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'Tylenol Man' cast as offbeat, angry intellect

Forensic advances enable Chicago police to reopen case

February 6, 2009
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This report was reported by Jonathan Saltzman, John Ellement, and Milton Valencia of the Globe staff and written by Saltzman.

Twenty-five years after the deaths of seven people in the Chicago area from cyanide-laced Tylenol capsules, James W. Lewis met a local journalist at a Cambridge diner in 2007 and discussed what he characterized as the unbearable burden of going through life under suspicion for committing the murders.

"I can tell you, it is a big weight to have thrown at you, and it is nothing that your mother prepares you for, and it is not something that you learn about in school," Lewis told Neil W. McCabe, who published a story based on the interview in the now defunct newspaper The Alewife.

During the 14 years he has lived in Cambridge, Lewis railed against the label of Tylenol Man, but also freely spoke about an extortion letter he sent demanding $1 million to the painkiller's parent company "to stop the killing," according to McCabe and others who encountered Lewis after he was released from prison in 1995.

Through interviews and court papers from a 2004 rape charge against Lewis, a portrait began to emerge of an intelligent man, a specialist in an obscure computer language who dabbled in painting and photography, but who was also angry. He railed against what he considered abuses by the criminal justice system, organized religion, and banks.

"He's an intense man with an intense stare, and I found myself fumbling to talk to him, and it was almost like he was . . . jamming my brain," McCabe said.

Lewis - who served 12 years in federal prison after he was convicted in 1983 of trying to extort the painkiller's manufacturers, but was never charged in the killings - is once again the target of scrutiny in one of the nation's most notorious unsolved cases.

Yesterday, an FBI spokesman in Chicago said that advances in forensic technology, including DNA evidence, had rekindled the investigation. Investigators searching his Cambridge condominium Wednesday were seen carrying out five boxes and a late-model MacIntosh computer.

"As you can imagine if you were at the search scene, there's a lot of evidence that has to be gone through, a lot of tests that have to take place, and we don't know if it's going to be positive," said the spokesman, Ross Rice.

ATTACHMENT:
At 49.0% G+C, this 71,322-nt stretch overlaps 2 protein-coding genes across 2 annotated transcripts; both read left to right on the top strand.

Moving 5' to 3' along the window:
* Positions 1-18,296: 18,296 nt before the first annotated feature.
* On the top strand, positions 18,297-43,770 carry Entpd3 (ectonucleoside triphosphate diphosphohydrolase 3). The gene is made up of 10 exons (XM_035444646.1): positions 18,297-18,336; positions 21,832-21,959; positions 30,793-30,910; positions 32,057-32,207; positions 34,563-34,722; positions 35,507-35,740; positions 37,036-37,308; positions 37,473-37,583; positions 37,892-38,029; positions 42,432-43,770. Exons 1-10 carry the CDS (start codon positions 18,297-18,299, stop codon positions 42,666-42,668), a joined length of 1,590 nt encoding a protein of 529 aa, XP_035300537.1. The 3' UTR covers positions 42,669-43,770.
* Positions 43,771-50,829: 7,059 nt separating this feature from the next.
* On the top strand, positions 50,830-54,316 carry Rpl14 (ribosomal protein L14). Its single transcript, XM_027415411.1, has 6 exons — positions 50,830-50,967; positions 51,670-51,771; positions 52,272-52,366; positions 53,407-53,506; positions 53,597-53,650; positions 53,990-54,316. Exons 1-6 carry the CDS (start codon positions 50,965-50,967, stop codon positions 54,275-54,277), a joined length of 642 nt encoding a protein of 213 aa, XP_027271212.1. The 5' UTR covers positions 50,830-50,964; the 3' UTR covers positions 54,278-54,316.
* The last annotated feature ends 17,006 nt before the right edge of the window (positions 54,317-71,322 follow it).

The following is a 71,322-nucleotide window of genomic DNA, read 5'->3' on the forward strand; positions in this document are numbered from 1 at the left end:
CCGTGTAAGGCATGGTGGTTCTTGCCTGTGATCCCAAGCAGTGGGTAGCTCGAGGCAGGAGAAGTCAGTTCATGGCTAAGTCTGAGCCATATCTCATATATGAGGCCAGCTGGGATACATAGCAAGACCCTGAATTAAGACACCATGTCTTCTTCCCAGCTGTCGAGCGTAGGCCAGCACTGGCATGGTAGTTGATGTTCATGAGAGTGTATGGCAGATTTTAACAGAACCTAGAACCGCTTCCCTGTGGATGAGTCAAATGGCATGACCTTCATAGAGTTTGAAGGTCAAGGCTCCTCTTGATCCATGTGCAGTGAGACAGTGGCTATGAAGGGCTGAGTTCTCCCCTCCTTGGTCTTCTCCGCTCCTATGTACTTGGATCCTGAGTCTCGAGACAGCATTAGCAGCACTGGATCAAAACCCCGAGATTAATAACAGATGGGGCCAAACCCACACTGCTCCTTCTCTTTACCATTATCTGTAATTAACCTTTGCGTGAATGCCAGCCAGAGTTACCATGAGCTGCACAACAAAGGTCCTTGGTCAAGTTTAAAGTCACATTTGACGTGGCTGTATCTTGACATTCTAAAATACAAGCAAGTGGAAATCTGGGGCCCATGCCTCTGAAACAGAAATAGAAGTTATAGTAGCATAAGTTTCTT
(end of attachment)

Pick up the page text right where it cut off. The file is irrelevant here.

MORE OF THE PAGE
Investigators had also obtained a warrant to search an unidentified storage facility nearby that Lewis, 62, had rented, according to Rice. A police officer from Arlington Heights, Ill., where three of the slayings occurred, was dispatched to Boston, the Associated Press reported yesterday.

Rice said that police from the Chicago area who investigated the murders still have capsules recovered as evidence. It might be possible to find traces of DNA on them, he said.

Since the search, no one has answered the door or phone at the condominium Lewis shares with his wife, LeAnn.

McCabe said yesterday that during his interview with Lewis, he dismissed his attempted extortion of Tylenol manufacturer McNeil Consumer Products Co. as "just the acts of a young man who didn't understand what buttons he was pressing," McCabe recalled.

At the time of that interview, Lewis had been recently released after almost three years in jail awaiting trial on charges that he raped a woman in his apartment in July 2004. Prosecutors dropped the charges in July 2007 when the victim refused to testify, according to the Middlesex district attorney's office.

According to documents filed by Middlesex prosecutors in Superior Court and examined by the Globe yesterday, Lewis allegedly dragged a woman who was his neighbor and a partner in a website design business into his apartment. Prosecutors alleged that over the next 24 hours, he kept her lashed to a bed covered with a plastic tarp, sexually assaulted her, and vowed to kill her.

The woman was released and fled to her apartment, where her father found her with bruises on her body, wrists, and ankles, according to court records.

Although Lewis was represented at various times by four lawyers, he ultimately defended himself in 2006, writing two motions.

Lewis was also charged in 1978 in the death of an elderly former client of his accounting business in Kansas City, Mo. Charges were dismissed after a judge ruled that Lewis's arrest and a search of his home were improperly conducted.

Roger Nicholson - who hosts "The Cambridge Rag," a local-access television show - also interviewed Lewis and said he found the man "highly intelligent, very knowledgeable about facts and science."

At one point, Nicholson said, he allowed Lewis to sleep at his apartment for a few days because Lewis told him he had separated from his wife and was sleeping along the Charles River.

In 2007, Lewis wrote on his website that he was sick of being branded The Tylenol Man. "I fear being arrested again on false charges," he wrote.

Through the years, Lewis seemed to flirt with law enforcement officials about the case.

Jeremy Margolis, a former federal prosecutor in Chicago who prosecuted the extortion case, met with Lewis multiple times while he was serving his prison sentence.

"In general, what he did was talk about his speculation of how the Tylenol killings might have taken place and why," Margolis said yesterday. "He drew a number of sketches, presented us with a volume of manuscripts, written work, and we had hours and hours of conversation."

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